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Raspberry Beret

It is not easy to be empathetic. Instinctively, we tend to think of ourselves first and others afterwards. Especially when we are going through bad times or are under stress.

What is stress? Psychology Today defines it as a reaction to a stimulus that disturbs our physical or mental equilibrium. Stress is not always a bad thing. The reaction to it has saved many a pair of buttocks from messy ends. Chronic stress is a different kettle of fish. Our reactions to it manifest themselves in many ways, none pleasant.

The point to note is that stress is a stimulus. It needs you. I guess this situation has spawned an industry of philosophies and activities, all of which seem to boil down to similar themes.

1. Reacting (or how one does so) to a stressful situation is a choice.
2. That one can deal with it (because we cannot always avoid getting stressed).

For the sake of argument, I will assume that no one wants to be or enjoys being constantly stressed. While some people work better under pressure, I hope there isn't anyone who is at their best only when stressed. If you are, okay, good luck.

My job is stressful. Not just because of the present work culture but also thanks to the view that things were much nicer in the past. Of course, the opinion that work-life was better 20 years ago could be (and probably is) biased. Nostalgia taints memories. But we can't get away from it because we deal in ideas. And, when we organically develop a good creative idea, only to find that the ad has been done, not in the previous year or decade but even 30 years ago, it is deflating. This happens often enough for the gleam of interest to transform into the glaze of acceptance.  

Anyway, when we're stressed, we resent pragmatism. Our problem is not only that we have it bad, but also that some geezer always has it worse. We want a sympathetic ear and a shoulder to cry on, not smart and reasonable views that things are not as bad as we imagine. When complaining about my lot in life, it certainly was hard (still is) for me to realize that the other person's life could be no better. That, in the end, every-fucking-one of us is juggling different chainsaws.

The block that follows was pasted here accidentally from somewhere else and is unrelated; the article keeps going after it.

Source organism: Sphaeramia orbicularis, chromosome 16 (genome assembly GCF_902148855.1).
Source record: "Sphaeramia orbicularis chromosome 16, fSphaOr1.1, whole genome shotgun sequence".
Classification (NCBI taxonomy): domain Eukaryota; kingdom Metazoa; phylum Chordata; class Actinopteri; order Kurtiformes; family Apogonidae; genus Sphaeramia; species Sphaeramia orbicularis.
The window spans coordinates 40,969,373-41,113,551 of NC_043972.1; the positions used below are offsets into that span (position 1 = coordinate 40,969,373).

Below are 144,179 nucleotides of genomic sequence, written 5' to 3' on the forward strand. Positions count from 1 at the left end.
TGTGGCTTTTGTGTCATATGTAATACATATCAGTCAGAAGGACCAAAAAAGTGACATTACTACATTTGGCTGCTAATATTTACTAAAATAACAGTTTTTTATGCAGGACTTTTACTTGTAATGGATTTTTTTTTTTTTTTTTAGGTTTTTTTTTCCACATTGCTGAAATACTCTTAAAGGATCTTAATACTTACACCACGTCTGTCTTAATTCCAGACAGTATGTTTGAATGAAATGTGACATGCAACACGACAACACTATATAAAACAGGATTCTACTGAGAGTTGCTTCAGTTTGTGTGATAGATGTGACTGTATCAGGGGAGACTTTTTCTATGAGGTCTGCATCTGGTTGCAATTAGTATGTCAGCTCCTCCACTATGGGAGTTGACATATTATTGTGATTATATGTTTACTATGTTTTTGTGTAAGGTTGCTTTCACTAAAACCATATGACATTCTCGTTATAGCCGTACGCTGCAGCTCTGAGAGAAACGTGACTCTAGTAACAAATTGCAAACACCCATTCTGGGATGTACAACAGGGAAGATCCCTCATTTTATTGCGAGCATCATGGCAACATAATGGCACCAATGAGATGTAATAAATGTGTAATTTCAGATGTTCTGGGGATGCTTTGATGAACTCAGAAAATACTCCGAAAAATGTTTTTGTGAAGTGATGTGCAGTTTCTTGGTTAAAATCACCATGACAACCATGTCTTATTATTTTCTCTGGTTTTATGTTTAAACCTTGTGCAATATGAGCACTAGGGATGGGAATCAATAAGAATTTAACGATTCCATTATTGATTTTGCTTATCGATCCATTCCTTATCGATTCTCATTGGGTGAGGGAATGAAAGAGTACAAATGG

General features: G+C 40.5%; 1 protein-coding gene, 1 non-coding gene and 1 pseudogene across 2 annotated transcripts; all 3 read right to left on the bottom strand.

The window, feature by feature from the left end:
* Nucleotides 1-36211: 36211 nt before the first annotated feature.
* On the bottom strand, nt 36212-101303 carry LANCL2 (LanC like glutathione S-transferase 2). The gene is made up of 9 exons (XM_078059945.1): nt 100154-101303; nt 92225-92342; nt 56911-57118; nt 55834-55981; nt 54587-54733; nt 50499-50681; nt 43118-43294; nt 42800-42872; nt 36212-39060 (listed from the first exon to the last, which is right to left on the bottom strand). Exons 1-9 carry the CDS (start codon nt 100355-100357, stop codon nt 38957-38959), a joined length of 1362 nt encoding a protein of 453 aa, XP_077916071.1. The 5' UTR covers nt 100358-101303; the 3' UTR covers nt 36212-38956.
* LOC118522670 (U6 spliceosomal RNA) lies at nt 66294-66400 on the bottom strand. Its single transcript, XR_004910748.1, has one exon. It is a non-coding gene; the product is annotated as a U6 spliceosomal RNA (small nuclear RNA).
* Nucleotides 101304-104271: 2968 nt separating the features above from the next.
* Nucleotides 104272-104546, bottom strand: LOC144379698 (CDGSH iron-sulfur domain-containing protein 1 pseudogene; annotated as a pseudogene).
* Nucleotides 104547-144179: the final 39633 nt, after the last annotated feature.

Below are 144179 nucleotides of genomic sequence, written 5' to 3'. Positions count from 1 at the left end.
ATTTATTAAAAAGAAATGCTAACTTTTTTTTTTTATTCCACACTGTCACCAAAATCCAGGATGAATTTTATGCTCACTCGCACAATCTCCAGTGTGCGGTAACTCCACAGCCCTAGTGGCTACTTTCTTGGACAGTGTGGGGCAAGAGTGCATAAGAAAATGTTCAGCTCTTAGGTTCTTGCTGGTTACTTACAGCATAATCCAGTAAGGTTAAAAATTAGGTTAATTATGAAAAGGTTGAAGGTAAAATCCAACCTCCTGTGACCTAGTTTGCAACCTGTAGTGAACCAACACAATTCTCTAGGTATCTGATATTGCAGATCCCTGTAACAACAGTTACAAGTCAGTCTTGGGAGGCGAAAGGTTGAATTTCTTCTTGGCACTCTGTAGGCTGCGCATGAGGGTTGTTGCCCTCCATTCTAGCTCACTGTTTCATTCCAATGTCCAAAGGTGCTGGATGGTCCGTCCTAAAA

I channel some of the stress into writing, though when the ink is bitter, the piece won't be all joy, jollity and song (to borrow from P.G.W) either. Yes, I could (and have) turn it into a humorous bit, letting sarcasm, irony and comic pathos do a whitewash over my feelings. But false humour is a strain in itself. I can't keep it up forever. While I don't always agree with them, I do admire the people who constantly project a serene surface while a maelstrom is churning underneath.

I have trained myself to go out of my way and enquire about other people's lives. In a typically shitty human way, I feel better knowing that life is equally if not more stressful for others. For now, sympathy is easier than empathy. 

This post is a reaction to a thought provoking article by Charles Assisi in Mint on Sunday.

Song for the moment: Shooting star - Bad Company


Anonymous said…
You're going to hate this, but the answer is, in fact, philosophical. And no, this does not mean going on some quest across an infinite landscape of thoughts and ideas hoping to find some sort of philosopher's stone to your stress. The morass you seem to be inhabiting doesn't sound like the most likely place to find that anyway!

It is more about ceaselessly nourishing the awareness of the questions, as you have done here, until one day, one moment, you figure it all out. Rather, until it figures itself out. Once you have that eureka moment, you will see how even the seemingly indomitable arc of reality bends willfully to suit your new found perspective. Most often, the way out is not to find the answers to the questions you have, but to make the questions go away entirely.